Maybe the butler is just get flustered because of the angry duck accusing him of devious, dastardly doings, but really, why? I think Daffy is on to something. If Cubish never recovers- Heck, if nobody even makes an attempt to cheer him up, why wouldn’t he leave all his money to his manservant? Maybe the butler has done all this before? There’s nobody else trying to make money off of the millionaire in this picture. Maybe they already met their match? With no other competition, it’s just a matter of waiting until the butler will be well off enough to hide out in Cancun for the rest of his days. (Besides, he doesn’t have an answer for where he was on April 16. That’s not a random date. That’s my birthday. You’re always forgetting my birthday.)

The mind games work, and Daffy even offers the butler a head start on his fleeing. Once he’s gone, Daffy enters J.P.’s room. Yep, the old guy don’t look too well. Looks like Daffy will have to use every joke, gag, and novelty in his repertoire if he wants to make this guy laugh. However, as I’m sure we all feel, the simplest things are the funniest, and that may be why J.P. laughs when Daffy trips into the dessert tray. No, laughing is putting it mildly. He chortles. He chuckles. He guffaws. He bellows. He giggles. He. Is! CURED!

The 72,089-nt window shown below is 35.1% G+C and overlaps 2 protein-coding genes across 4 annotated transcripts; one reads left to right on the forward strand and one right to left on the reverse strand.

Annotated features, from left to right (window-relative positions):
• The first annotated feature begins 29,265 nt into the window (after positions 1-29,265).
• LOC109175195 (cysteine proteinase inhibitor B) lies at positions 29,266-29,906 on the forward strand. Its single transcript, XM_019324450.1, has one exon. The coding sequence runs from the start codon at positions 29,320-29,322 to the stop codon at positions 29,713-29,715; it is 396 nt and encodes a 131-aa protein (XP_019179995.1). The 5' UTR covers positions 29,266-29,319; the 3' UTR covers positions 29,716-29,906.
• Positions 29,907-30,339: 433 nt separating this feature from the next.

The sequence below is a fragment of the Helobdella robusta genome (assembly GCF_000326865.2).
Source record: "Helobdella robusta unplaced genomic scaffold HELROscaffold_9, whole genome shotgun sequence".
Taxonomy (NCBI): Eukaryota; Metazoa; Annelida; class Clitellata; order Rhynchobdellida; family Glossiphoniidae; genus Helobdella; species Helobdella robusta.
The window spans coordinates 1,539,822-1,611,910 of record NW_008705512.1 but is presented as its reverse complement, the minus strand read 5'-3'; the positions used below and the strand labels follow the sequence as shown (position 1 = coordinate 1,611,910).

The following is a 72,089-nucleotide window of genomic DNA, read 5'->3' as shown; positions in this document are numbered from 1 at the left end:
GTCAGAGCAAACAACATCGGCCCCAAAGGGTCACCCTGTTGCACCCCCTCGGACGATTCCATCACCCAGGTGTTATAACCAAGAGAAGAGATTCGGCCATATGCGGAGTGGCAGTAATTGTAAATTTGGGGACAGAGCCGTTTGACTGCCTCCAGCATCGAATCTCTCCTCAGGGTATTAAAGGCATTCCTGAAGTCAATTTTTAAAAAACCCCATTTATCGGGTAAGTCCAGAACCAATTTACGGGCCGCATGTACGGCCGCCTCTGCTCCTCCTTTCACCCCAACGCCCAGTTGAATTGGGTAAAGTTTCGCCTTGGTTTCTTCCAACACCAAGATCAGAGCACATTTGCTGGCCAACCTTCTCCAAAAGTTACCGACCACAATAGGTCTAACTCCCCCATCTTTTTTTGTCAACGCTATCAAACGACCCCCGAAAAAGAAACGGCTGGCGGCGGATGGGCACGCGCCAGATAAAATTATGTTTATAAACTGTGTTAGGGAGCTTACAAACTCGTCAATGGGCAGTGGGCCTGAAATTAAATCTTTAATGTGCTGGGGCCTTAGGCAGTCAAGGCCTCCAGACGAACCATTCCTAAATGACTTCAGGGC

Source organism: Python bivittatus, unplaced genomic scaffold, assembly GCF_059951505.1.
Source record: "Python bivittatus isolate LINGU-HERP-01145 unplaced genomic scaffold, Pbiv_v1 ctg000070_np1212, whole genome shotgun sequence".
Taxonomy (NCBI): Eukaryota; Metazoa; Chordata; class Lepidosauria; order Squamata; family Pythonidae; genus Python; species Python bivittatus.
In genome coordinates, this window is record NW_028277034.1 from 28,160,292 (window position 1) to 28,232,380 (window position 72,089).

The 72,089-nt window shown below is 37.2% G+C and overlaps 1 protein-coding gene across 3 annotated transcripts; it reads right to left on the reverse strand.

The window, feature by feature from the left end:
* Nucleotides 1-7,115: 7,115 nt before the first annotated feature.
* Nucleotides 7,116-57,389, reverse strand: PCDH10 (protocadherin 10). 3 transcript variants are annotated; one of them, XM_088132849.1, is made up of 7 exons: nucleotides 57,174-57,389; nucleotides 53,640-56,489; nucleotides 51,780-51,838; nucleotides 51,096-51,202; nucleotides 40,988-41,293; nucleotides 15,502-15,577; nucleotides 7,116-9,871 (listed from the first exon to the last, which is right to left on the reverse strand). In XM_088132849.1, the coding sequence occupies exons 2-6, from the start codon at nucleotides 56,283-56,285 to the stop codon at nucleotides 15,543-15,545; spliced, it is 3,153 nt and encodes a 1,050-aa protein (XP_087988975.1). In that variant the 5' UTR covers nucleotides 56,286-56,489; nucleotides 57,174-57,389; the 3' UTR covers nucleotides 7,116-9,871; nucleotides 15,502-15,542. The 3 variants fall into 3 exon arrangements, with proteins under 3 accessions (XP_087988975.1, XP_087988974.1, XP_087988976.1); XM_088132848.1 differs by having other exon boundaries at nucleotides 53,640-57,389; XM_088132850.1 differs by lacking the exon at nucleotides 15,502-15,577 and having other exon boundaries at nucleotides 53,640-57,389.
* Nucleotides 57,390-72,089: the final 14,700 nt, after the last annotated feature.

In fact, it seems like he enjoys laughter so much, that he has Daffy stand still and be pelted with pastries all day long. I hope Daffy is well paid for sacrificing his dignity like that. Sometimes, the smile of the elderly isn’t reward enough.

Favorite Part: Daffy’s arrival at the mansion. After asking to be let in, the butler responds with a deadpan: “Begone.” (Note to self. Start saying that in the exact same way.)

Personal Rating: 3

Touché and Go

“Personally, I prefer girls.”

Directed by Chuck Jones; Story by Michael Maltese; Animation by Richard Thompson, Ken Harris, and Abe Levitow; Layouts by Maurice Noble. Backgrounds by Philip DeGuard; Film Editor: Treg Brown; Voice Characterization by Mel Blanc; Musical Direction by Milt Franklyn. A Merrie Melody released on October 12, 1957.

Being the guy who paints a stripe down the middle of the road isn’t the best job to have. Then again, any job can be pleasant if you are allowed to sing. It really is a beautiful day. The sky is blue, the sun shines, and dogs chase cats. In particular, one cat we like to call Penelope is in the middle of one such chase. Being the smaller of the two creatures, she is able to slip under the painting device with only a stripe down her back. The dog crashes into the man, and he angrily kicks the dog repeatedly. Finally free of trouble, the cat goes down to the beach. (A cat heading towards a large mass of sand? I guess she almost got the sh*t scared out of her.)